Somewhat belatedly, we’d like to congratulate the authors and the editorial team of the journal Transformative Works and Cultures on the publication of another excellent issue, TWC No.11. The next deadline for submissions to TWC is March 15, 2013. The press release:

Transformative Works and Cultures has released No. 11, a general issue with essays that focus on a variety of topics, including lipdubbing, fan fiction, early modern romance, pro fiction that includes fans as characters, and author’s notes. The issue comprises six theoretical essays, four Symposium pieces, and two book reviews. Natasha Simonova, in “Fan Fiction and the Author in the Early 17th Century: The Case of Sidney’s Arcadia,” argues for the early modern era as a point of origin for fan fiction with Sir Philip Sidney’s romance, The Countess of Pembroke’s Arcadia. Nicolle Lamerichs’s “The Mediation of Fandom in Karin Giphart’s Maak me blij” looks for fannish tropes and narrative structures in nonfannish fiction, in this case a 2005 Dutch novel that features fans as characters, thus self-reflexively looking at the connections between lesbian fiction and fan fiction. Kyra Hunting’s “Queer as Folk and the Trouble with Slash” addresses the discrepancy between a show that already includes queer and explicit sexualities and its fan fictions by analyzing mpreg stories. Alexandra Elisabeth Herzog’s “`But this is my story and this is how I wanted to write it’: Author’s Notes as a Fannish Claim to Power in Fan Fiction Writing” studies the particular genre of author’s notes to address the power struggle between readers and writers used to generate meaning. Mark C. Lashley’s “Lip Dubbing on YouTube: Participatory Culture and Cultural Globalization” reads lip dubbers as transnational creators as they appropriate and alter popular songs, thus resituating them within their own cultural contexts and performing them with their own, often non-Western, bodies. Finally, Heather Osborne looks at virtual performances in online gaming, in particular gender expressions within the games, in “Performing Self, Performing Character: Exploring Gender Performativity in Online Role-Playing Games,” and analyzes data from an online survey that addresses gamers’ gender and sexualities as well as their respective representations. TWC’s Symposium section features shorter, often personal essays that address particularly fannish connections. D. Wilson’s highly personal meditation on “Queer Bandom: A Research Journey in Eight Parts” merges the author’s personal journeys of following several bands around the country with meditations on queer space and time in the shifting discourses of online band fandom. Sharon Wheeler, in “From Secret Police to Gay Utopia: How a Professionals Slash Writer Disrupts Readers’ Expectations” focuses on The Professionals (1977–1983) and provides a close reading of an alternate universe fan fiction series. Paul Mason looks toward the beginnings of tabletop role-playing games in “RPG Transformations: Fan or Pro?” Mason offers an important historical overview of the early years of Dungeons & Dragons and its fans. Finally, Staci Stutsman also addresses the unclear boundaries of authorship in “Blogging and Blooks: Communal Authorship in a Contemporary Context,” in which she studies popular blogs and the tendency to turn blog posts, including selected comments, into publications. Two reviews appear in this issue. Francesca Coppa reviews Paul Booth’s Digital Fandom (Peter Lang, 2010), focusing on the use of fan cultures, and in particular multimedia digital fan works, to address the general tenets of media studies. Michael Z. Newman and Elana Levine look at the shifting demands of media studies in the convergence age in their book Legitimating Television (Routledge, 2011), reviewed by Melanie E. S. Kohnen. The next two issues of TWC, Nos. 12 and 13, will appear in spring 2013 as guest-edited special issues: Kazumi Nagaike and Katsuhiko Suganuma coedit the special issue on Transnational Boys’ Love, and Matthew Costello’s special issue focuses on transformation and comics. TWC No. 14 will be an open, unthemed issue, and we welcome general submissions. We particularly encourage fans to submit Symposium essays. We encourage all potential authors to read the submission guidelines (http://journal.transformativeworks.org/index.php/twc/about/submissions#onlineSubmissions ). The close date for receipt of copy for No. 14 is March 15, 2013.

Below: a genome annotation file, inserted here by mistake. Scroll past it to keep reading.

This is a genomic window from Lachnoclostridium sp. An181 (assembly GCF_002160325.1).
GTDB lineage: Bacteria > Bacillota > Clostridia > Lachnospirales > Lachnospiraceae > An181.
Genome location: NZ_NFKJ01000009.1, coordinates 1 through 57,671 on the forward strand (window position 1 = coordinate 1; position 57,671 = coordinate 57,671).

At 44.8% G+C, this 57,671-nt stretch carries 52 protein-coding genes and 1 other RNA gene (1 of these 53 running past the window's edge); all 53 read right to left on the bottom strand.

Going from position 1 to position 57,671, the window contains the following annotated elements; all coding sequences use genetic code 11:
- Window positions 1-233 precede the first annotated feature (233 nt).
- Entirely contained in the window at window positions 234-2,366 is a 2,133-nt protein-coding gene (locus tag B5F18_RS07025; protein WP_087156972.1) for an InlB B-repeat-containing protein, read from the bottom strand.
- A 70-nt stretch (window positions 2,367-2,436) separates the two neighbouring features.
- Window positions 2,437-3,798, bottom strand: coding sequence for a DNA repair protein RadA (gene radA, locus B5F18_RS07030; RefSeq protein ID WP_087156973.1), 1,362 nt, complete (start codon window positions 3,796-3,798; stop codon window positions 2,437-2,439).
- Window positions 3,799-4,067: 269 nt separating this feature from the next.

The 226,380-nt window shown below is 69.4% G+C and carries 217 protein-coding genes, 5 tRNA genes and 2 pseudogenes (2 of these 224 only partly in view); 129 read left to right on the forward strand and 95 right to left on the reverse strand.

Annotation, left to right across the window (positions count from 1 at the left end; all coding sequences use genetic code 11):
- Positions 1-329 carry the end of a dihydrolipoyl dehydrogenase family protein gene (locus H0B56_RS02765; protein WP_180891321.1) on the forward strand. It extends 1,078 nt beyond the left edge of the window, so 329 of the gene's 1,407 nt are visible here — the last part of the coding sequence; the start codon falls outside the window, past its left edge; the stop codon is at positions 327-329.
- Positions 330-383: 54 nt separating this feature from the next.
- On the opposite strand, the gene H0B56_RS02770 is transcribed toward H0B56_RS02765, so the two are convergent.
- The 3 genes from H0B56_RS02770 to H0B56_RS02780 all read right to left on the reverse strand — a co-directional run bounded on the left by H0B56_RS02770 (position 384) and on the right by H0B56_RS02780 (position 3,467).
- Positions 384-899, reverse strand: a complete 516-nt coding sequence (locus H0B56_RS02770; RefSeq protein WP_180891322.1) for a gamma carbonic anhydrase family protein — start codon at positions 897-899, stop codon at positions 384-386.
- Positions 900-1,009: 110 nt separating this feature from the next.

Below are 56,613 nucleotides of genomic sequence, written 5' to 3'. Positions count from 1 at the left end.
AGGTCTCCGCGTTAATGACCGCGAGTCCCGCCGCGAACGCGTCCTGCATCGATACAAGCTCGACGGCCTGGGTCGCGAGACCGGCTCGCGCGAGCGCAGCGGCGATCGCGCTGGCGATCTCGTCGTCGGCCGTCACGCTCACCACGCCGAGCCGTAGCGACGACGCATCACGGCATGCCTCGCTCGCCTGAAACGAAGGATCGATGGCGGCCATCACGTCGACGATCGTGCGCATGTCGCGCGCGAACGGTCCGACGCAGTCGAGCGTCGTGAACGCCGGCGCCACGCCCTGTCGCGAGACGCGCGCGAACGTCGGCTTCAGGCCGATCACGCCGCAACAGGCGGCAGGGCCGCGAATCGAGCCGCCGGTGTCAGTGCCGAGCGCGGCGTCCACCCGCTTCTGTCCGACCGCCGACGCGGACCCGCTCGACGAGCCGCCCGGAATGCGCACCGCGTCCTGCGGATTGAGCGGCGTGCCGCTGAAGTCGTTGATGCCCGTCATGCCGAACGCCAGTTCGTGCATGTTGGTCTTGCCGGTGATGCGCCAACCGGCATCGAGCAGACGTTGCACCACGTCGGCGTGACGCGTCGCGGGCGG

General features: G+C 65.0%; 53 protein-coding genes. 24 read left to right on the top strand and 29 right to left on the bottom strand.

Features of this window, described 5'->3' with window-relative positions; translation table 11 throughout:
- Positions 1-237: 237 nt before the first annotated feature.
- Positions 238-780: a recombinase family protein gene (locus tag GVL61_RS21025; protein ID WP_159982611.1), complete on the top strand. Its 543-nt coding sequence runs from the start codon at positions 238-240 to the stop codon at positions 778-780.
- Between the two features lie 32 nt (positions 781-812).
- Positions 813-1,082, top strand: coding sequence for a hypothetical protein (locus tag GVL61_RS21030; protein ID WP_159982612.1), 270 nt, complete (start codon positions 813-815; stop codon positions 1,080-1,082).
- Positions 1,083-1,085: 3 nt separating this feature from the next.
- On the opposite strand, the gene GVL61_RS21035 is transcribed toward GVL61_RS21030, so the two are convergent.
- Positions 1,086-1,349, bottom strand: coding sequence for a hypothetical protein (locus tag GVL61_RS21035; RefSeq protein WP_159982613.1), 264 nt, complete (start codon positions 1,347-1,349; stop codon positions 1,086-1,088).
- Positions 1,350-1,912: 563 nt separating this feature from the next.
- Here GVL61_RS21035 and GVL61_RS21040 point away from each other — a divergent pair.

[LINK] Transformative Works and Cultures No.11 released
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